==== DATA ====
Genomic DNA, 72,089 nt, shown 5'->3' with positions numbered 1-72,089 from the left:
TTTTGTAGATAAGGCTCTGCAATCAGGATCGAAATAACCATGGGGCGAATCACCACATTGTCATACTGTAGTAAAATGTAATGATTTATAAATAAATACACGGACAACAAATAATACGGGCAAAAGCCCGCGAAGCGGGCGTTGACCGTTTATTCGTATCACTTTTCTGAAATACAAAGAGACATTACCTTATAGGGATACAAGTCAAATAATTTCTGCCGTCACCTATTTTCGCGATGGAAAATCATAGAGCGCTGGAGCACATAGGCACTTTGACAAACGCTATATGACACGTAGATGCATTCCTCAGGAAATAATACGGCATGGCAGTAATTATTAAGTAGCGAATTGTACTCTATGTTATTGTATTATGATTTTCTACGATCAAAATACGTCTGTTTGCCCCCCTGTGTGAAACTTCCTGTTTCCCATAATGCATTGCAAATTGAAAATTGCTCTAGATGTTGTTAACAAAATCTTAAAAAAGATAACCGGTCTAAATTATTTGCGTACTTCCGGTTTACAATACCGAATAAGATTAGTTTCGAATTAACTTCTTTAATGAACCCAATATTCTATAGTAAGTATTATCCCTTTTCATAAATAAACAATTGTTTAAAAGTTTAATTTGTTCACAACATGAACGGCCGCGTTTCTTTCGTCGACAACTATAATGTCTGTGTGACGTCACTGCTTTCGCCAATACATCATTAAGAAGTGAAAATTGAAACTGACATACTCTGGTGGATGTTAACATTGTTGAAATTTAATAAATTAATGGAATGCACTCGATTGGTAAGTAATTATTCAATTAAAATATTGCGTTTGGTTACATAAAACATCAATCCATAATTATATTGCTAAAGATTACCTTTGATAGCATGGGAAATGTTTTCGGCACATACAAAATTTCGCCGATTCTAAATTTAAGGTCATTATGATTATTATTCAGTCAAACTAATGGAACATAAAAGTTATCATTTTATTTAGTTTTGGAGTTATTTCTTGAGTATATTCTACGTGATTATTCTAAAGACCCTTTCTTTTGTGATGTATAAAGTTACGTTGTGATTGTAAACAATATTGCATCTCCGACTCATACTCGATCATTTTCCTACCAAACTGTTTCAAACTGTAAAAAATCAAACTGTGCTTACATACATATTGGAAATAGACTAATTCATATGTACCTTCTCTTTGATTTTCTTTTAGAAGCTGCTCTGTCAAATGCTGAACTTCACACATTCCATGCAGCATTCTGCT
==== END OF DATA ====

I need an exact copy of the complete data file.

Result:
Genomic DNA, 72,089 nt, shown 5'->3' with positions numbered 1-72,089 from the left:
TTTTGTAGATAAGGCTCTGCAATCAGGATCGAAATAACCATGGGGCGAATCACCACATTGTCATACTGTAGTAAAATGTAATGATTTATAAATAAATACACGGACAACAAATAATACGGGCAAAAGCCCGCGAAGCGGGCGTTGACCGTTTATTCGTATCACTTTTCTGAAATACAAAGAGACATTACCTTATAGGGATACAAGTCAAATAATTTCTGCCGTCACCTATTTTCGCGATGGAAAATCATAGAGCGCTGGAGCACATAGGCACTTTGACAAACGCTATATGACACGTAGATGCATTCCTCAGGAAATAATACGGCATGGCAGTAATTATTAAGTAGCGAATTGTACTCTATGTTATTGTATTATGATTTTCTACGATCAAAATACGTCTGTTTGCCCCCCTGTGTGAAACTTCCTGTTTCCCATAATGCATTGCAAATTGAAAATTGCTCTAGATGTTGTTAACAAAATCTTAAAAAAGATAACCGGTCTAAATTATTTGCGTACTTCCGGTTTACAATACCGAATAAGATTAGTTTCGAATTAACTTCTTTAATGAACCCAATATTCTATAGTAAGTATTATCCCTTTTCATAAATAAACAATTGTTTAAAAGTTTAATTTGTTCACAACATGAACGGCCGCGTTTCTTTCGTCGACAACTATAATGTCTGTGTGACGTCACTGCTTTCGCCAATACATCATTAAGAAGTGAAAATTGAAACTGACATACTCTGGTGGATGTTAACATTGTTGAAATTTAATAAATTAATGGAATGCACTCGATTGGTAAGTAATTATTCAATTAAAATATTGCGTTTGGTTACATAAAACATCAATCCATAATTATATTGCTAAAGATTACCTTTGATAGCATGGGAAATGTTTTCGGCACATACAAAATTTCGCCGATTCTAAATTTAAGGTCATTATGATTATTATTCAGTCAAACTAATGGAACATAAAAGTTATCATTTTATTTAGTTTTGGAGTTATTTCTTGAGTATATTCTACGTGATTATTCTAAAGACCCTTTCTTTTGTGATGTATAAAGTTACGTTGTGATTGTAAACAATATTGCATCTCCGACTCATACTCGATCATTTTCCTACCAAACTGTTTCAAACTGTAAAAAATCAAACTGTGCTTACATACATATTGGAAATAGACTAATTCATATGTACCTTCTCTTTGATTTTCTTTTAGAAGCTGCTCTGTCAAATGCTGAACTTCACACATTCCATGCAGCATTCTGCT